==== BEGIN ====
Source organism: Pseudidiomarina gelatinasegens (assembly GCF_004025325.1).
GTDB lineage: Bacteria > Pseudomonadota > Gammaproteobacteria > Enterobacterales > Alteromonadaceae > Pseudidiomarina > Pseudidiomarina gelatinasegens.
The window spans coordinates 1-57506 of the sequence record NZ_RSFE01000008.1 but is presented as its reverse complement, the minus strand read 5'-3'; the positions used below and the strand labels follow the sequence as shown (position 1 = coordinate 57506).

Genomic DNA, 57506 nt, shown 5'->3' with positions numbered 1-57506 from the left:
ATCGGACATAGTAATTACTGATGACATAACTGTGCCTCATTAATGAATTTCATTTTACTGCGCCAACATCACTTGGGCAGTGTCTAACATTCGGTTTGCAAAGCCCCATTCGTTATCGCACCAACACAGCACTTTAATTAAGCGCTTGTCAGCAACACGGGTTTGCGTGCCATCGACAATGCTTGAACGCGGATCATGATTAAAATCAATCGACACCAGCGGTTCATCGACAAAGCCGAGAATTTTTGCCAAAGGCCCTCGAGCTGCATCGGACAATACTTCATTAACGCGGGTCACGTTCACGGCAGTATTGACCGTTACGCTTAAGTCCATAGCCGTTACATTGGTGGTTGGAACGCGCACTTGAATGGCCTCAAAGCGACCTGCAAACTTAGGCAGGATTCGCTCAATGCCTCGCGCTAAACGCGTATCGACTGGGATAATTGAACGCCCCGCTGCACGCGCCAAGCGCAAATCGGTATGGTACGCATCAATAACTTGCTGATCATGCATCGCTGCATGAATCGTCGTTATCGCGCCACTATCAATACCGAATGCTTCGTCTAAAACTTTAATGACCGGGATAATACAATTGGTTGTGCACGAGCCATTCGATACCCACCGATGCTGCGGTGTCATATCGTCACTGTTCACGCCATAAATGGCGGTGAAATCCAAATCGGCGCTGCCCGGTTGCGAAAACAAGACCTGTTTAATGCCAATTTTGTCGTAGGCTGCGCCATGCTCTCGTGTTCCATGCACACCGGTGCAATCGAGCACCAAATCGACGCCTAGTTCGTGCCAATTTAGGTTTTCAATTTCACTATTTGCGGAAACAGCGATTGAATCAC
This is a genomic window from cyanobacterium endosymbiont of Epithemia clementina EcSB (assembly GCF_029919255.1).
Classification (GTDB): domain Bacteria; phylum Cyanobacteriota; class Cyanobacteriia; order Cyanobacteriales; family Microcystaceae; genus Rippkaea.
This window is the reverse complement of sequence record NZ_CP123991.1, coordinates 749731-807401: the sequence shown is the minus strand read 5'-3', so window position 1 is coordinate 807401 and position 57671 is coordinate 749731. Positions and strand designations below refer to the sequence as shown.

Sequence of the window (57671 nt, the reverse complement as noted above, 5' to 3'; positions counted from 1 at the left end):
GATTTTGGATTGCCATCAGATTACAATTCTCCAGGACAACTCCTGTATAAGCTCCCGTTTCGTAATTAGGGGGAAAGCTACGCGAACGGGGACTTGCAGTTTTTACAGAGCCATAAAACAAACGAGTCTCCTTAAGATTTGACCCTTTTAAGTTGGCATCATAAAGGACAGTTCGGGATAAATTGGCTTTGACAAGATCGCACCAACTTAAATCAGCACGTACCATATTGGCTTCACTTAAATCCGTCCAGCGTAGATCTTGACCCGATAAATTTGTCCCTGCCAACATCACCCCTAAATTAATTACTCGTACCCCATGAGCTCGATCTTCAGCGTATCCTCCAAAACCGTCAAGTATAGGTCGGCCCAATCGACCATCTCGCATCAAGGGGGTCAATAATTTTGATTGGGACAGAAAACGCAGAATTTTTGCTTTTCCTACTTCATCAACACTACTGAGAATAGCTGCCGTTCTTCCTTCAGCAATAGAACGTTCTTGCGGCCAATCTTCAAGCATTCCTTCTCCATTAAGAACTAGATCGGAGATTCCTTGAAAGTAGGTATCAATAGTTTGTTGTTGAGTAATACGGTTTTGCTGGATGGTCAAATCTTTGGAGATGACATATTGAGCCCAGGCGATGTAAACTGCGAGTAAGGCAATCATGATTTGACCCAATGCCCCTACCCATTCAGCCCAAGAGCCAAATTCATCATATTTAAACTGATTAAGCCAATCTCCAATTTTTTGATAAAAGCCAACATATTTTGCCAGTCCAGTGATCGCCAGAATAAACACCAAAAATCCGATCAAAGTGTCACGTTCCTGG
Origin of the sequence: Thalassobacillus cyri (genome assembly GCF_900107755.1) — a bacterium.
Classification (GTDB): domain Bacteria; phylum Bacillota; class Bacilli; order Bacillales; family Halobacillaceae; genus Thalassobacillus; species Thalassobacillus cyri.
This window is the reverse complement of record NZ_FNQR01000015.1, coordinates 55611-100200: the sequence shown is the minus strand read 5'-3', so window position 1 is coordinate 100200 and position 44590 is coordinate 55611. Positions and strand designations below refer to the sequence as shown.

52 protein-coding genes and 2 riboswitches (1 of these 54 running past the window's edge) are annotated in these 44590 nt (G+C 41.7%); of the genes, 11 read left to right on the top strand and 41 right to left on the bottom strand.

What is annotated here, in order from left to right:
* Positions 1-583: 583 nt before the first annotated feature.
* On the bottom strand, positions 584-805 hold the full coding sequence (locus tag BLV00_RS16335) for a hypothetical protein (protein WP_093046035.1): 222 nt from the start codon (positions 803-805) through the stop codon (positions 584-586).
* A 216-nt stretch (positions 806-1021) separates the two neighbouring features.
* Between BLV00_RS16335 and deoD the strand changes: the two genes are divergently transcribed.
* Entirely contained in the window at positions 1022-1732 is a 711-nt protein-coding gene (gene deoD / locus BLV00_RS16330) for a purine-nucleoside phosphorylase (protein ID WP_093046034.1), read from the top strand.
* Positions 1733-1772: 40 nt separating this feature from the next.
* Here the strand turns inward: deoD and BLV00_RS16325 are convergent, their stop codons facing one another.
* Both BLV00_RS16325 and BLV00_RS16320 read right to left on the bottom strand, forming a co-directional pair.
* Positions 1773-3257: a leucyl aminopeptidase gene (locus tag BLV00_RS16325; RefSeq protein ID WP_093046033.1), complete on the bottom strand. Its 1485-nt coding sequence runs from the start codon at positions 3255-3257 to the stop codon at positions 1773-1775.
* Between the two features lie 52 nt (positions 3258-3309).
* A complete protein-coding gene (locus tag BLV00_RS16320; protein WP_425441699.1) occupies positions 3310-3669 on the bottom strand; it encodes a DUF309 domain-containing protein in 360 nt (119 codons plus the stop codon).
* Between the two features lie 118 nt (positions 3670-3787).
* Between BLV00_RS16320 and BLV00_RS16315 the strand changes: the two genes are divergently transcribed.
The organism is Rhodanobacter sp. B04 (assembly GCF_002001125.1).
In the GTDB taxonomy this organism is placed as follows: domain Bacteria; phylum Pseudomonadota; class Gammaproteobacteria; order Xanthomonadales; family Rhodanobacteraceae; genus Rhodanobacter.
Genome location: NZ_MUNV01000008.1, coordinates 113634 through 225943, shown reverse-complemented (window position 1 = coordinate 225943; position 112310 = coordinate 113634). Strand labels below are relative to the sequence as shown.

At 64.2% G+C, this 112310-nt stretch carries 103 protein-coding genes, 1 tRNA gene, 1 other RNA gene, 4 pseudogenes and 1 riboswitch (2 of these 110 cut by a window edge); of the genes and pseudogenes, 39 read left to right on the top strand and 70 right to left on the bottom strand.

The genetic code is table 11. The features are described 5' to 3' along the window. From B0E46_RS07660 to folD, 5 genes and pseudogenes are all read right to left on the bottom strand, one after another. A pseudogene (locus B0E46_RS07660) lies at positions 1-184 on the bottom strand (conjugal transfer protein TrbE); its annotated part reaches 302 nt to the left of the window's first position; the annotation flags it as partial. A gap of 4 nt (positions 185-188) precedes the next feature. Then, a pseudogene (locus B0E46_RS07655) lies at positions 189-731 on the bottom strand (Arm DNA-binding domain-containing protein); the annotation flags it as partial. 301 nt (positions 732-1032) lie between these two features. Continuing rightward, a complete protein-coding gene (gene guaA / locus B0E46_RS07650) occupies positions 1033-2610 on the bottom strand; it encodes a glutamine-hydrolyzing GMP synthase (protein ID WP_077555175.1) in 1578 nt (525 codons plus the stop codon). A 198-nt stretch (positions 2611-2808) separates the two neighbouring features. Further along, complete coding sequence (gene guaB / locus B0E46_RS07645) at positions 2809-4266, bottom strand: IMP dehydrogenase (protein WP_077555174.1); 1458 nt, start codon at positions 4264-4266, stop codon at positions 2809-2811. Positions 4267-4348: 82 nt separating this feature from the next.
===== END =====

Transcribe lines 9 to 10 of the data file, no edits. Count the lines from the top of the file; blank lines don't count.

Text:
Sequence of the window (57671 nt, the reverse complement as noted above, 5' to 3'; positions counted from 1 at the left end):
GATTTTGGATTGCCATCAGATTACAATTCTCCAGGACAACTCCTGTATAAGCTCCCGTTTCGTAATTAGGGGGAAAGCTACGCGAACGGGGACTTGCAGTTTTTACAGAGCCATAAAACAAACGAGTCTCCTTAAGATTTGACCCTTTTAAGTTGGCATCATAAAGGACAGTTCGGGATAAATTGGCTTTGACAAGATCGCACCAACTTAAATCAGCACGTACCATATTGGCTTCACTTAAATCCGTCCAGCGTAGATCTTGACCCGATAAATTTGTCCCTGCCAACATCACCCCTAAATTAATTACTCGTACCCCATGAGCTCGATCTTCAGCGTATCCTCCAAAACCGTCAAGTATAGGTCGGCCCAATCGACCATCTCGCATCAAGGGGGTCAATAATTTTGATTGGGACAGAAAACGCAGAATTTTTGCTTTTCCTACTTCATCAACACTACTGAGAATAGCTGCCGTTCTTCCTTCAGCAATAGAACGTTCTTGCGGCCAATCTTCAAGCATTCCTTCTCCATTAAGAACTAGATCGGAGATTCCTTGAAAGTAGGTATCAATAGTTTGTTGTTGAGTAATACGGTTTTGCTGGATGGTCAAATCTTTGGAGATGACATATTGAGCCCAGGCGATGTAAACTGCGAGTAAGGCAATCATGATTTGACCCAATGCCCCTACCCATTCAGCCCAAGAGCCAAATTCATCATATTTAAACTGATTAAGCCAATCTCCAATTTTTTGATAAAAGCCAACATATTTTGCCAGTCCAGTGATCGCCAGAATAAACACCAAAAATCCGATCAAAGTGTCACGTTCCTGG